Groups decry coal permit after EPA decision

Environmental groups are fuming after learning that expansion of a controversial mountaintop removal coal mine in Eastern Kentucky was approved the day after the Environmental Protection Agency said it was going to review such permits.

The permit for the International Coal Group's Thunder Ridge Surface Mine in Leslie County was approved Wednesday by the U.S. Army Corps of Engineers office in Louisville. The permit had previously been granted, then suspended after environmentalists challenged it in court.

On Tuesday, the EPA released two letters to the Corps that raised questions about a mine permit in Pike County and another in West Virginia. In a move that was widely seen as a crackdown on surface mining, the EPA also said it would review other permits pending before the Corps.

"The Thunder Ridge mine site is exactly the type of mining operation the EPA signaled they were concerned about this week," said Judith Petersen of the Kentucky Waterways Alliance.

She wrote to President Obama on Friday, asking him to review the permit. A copy was sent to EPA Administrator Lisa Jackson.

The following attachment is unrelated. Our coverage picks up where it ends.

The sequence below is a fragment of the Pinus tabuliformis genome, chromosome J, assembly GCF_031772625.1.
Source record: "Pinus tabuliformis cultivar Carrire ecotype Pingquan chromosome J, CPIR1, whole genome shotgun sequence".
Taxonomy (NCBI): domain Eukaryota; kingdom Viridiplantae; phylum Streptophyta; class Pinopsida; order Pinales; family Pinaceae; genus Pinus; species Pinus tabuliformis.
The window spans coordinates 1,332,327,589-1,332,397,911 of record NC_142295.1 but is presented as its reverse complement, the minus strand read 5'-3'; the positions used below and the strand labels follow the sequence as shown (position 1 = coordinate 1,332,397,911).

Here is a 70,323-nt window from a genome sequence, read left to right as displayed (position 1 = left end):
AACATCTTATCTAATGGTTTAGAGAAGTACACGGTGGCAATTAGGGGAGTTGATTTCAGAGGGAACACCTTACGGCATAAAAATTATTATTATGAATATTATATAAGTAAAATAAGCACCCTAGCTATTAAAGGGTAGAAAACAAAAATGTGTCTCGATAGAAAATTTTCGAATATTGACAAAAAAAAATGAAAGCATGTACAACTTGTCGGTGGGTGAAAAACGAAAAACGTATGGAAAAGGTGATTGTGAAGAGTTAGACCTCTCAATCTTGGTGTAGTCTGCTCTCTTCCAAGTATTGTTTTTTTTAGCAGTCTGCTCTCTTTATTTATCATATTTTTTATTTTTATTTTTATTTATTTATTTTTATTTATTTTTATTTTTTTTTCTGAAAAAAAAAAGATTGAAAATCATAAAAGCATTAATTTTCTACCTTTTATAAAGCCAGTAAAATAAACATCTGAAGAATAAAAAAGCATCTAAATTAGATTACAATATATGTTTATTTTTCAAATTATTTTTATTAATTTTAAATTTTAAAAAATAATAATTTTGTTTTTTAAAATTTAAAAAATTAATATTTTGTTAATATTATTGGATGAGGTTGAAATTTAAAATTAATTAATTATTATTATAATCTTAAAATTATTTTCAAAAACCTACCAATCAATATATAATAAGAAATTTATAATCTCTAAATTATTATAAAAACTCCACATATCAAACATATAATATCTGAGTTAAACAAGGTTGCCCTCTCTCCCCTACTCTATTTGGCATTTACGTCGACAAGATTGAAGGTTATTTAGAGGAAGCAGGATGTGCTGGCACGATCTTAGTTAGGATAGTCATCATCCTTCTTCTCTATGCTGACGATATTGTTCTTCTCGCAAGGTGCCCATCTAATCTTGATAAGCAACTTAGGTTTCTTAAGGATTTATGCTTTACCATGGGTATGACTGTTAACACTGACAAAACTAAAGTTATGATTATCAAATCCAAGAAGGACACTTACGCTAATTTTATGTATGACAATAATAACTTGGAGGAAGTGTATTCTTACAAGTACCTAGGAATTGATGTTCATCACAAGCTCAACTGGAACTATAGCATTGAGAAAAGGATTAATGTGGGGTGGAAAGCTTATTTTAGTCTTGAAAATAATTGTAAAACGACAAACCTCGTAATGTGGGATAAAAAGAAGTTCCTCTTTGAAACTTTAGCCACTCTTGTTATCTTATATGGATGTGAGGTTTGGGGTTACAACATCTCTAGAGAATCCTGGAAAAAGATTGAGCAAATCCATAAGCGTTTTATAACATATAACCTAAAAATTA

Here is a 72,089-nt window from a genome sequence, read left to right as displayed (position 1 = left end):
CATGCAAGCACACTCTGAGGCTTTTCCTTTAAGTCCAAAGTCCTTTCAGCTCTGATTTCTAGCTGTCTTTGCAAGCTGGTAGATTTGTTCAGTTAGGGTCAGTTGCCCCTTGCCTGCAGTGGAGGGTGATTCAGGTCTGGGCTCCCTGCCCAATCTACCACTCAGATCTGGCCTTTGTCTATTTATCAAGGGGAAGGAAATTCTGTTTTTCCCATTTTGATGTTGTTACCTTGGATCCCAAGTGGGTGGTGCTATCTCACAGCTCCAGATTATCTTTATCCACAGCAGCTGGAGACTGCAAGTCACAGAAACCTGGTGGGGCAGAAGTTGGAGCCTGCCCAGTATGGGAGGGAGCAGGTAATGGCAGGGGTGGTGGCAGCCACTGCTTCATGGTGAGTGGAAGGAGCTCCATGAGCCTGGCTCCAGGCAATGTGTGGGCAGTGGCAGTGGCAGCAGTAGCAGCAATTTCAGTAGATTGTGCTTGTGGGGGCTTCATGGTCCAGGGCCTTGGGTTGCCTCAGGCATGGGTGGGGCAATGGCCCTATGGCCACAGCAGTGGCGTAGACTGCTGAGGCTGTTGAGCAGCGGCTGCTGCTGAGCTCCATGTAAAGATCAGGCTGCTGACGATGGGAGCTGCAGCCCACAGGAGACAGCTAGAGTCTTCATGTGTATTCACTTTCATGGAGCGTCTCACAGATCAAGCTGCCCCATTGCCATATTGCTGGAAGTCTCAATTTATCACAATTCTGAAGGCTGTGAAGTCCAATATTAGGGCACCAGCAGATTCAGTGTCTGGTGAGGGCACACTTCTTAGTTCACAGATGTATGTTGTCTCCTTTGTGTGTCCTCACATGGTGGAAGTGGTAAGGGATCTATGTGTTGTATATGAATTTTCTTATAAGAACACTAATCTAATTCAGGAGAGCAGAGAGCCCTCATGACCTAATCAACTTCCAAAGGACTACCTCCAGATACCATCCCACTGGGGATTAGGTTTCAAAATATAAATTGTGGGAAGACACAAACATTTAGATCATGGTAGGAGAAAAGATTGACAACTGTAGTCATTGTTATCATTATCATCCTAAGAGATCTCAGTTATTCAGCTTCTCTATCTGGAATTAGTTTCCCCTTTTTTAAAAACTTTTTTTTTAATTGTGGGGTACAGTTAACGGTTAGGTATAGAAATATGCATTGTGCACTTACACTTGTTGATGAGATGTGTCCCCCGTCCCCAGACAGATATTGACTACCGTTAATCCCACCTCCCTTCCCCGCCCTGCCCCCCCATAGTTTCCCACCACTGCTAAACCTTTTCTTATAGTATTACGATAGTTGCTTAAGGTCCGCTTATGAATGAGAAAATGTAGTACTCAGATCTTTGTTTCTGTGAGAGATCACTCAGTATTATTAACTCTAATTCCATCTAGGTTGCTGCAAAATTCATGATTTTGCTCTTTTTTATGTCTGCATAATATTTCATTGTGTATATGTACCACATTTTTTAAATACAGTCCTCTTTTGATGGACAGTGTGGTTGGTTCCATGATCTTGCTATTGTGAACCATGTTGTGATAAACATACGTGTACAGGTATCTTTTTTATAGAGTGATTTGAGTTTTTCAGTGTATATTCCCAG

In her letter, Petersen said there was "no evidence" that the Corps had examined the cumulative impact on water quality from expanding the mine.

Carol Labashosky, a spokeswoman for the Corps, said cumulative impacts were considered, and the "footprint" of valley fills and settling ponds reduced.

Petersen also said that EPA officials in Atlanta had told the waterways group that they were in Louisville this week talking about permits, and were "caught off guard by the ICG permit issuance."

Spokeswomen for the EPA in Atlanta and Washington said they could not respond to that charge Friday.

Labashosky said the EPA had a list of all pending permits, but did not express concerns about Thunder Ridge.

The permit was granted in December 2007, then suspended after questions were raised. ICG spent a year conducting studies before refiling the permit application last December, Labashosky said.

Ira Gamm, an ICG vice president, released a statement that said the company had hired experts to study "the real effect of mining on the Middle Fork of the Kentucky River."

The mine has been operating since the early 1990s. Environmentalists have said that the new permit would allow the mine to expand by 980 acres, to a total of 4,400 acres.